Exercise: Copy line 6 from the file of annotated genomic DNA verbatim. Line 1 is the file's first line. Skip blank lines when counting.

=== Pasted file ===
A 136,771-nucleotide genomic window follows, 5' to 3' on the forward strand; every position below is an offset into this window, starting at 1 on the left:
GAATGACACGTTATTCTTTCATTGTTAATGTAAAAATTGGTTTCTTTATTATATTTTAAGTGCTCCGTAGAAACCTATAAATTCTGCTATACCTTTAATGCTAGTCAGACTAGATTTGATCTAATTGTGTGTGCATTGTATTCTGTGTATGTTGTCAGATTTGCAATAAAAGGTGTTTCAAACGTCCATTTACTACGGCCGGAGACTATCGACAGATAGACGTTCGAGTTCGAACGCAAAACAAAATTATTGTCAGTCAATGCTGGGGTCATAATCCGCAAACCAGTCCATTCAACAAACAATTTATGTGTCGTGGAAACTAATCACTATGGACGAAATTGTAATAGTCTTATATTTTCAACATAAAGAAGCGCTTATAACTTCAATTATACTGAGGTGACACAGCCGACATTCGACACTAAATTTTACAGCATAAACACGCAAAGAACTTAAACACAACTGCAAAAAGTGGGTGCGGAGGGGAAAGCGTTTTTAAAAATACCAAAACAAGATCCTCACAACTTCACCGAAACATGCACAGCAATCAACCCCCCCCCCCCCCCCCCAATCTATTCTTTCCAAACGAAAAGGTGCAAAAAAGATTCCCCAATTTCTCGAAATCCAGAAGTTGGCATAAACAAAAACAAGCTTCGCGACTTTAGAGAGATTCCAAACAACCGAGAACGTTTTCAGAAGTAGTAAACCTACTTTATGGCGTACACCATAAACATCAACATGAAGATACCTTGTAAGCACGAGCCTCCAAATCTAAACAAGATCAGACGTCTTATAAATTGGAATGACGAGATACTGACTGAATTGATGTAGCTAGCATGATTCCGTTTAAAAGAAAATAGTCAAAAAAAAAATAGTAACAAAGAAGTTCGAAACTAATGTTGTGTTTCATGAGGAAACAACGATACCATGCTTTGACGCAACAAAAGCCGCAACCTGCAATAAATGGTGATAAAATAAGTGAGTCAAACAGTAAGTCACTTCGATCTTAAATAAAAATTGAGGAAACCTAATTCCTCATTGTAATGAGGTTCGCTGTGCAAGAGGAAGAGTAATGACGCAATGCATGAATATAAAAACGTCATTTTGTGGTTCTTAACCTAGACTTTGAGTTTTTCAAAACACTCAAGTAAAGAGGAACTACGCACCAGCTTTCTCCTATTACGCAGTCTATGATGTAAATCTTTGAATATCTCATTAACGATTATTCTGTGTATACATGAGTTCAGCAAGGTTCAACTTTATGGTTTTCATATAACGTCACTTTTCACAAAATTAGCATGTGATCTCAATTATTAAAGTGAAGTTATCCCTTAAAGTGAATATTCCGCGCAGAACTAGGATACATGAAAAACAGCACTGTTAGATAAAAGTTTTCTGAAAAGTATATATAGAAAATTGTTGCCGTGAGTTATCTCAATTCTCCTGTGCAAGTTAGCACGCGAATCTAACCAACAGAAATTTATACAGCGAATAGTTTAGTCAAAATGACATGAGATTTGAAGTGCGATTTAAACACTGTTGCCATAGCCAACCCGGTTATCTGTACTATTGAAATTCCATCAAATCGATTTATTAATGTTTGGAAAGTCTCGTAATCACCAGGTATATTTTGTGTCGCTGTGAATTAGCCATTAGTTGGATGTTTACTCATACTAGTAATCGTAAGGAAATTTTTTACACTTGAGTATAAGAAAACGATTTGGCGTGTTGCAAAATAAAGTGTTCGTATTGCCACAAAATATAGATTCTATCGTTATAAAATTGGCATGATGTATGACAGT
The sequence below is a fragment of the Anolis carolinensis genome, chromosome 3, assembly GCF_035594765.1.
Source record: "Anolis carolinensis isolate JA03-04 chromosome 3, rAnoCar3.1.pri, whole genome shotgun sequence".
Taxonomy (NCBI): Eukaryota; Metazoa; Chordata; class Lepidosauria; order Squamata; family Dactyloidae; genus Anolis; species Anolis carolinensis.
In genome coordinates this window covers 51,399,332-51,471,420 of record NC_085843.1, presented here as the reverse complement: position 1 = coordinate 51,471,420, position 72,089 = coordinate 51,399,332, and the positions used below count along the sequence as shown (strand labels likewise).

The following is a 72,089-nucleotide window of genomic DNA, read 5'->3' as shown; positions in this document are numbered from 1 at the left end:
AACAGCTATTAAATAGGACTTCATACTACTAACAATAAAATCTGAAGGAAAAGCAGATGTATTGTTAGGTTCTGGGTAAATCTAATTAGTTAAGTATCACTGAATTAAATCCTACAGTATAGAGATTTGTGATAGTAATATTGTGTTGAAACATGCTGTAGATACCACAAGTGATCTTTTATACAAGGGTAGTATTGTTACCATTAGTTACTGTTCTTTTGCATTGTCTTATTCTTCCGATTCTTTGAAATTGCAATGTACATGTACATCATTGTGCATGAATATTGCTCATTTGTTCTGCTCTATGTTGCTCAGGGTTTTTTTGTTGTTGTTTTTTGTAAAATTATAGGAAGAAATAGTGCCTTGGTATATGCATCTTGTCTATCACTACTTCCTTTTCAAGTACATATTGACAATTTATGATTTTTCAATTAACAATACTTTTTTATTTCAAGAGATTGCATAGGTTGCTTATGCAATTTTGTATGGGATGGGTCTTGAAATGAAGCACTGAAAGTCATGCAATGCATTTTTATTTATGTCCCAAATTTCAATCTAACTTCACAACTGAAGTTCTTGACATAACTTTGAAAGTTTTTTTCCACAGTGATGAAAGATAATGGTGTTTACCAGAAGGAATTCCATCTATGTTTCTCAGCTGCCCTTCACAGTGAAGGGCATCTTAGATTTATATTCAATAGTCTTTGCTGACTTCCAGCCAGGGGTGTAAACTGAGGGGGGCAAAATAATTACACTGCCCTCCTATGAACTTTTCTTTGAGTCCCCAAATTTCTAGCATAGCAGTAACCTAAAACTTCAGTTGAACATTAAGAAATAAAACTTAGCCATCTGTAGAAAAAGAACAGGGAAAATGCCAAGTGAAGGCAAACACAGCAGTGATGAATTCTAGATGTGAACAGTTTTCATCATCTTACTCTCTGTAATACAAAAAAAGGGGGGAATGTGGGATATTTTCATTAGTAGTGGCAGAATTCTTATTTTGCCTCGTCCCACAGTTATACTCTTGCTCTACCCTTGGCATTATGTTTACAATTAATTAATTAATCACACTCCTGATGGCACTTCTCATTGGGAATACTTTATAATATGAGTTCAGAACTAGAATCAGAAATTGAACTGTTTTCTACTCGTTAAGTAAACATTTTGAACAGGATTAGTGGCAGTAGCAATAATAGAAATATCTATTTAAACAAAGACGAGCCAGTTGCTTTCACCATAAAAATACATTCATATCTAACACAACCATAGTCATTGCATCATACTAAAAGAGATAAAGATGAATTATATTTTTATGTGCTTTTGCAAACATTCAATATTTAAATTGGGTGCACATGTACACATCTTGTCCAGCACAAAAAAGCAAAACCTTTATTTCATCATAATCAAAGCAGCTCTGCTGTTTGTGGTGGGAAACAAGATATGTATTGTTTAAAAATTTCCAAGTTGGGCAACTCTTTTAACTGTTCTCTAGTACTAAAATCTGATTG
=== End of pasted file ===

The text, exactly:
In genome coordinates this window covers 51,399,332-51,471,420 of record NC_085843.1, presented here as the reverse complement: position 1 = coordinate 51,471,420, position 72,089 = coordinate 51,399,332, and the positions used below count along the sequence as shown (strand labels likewise).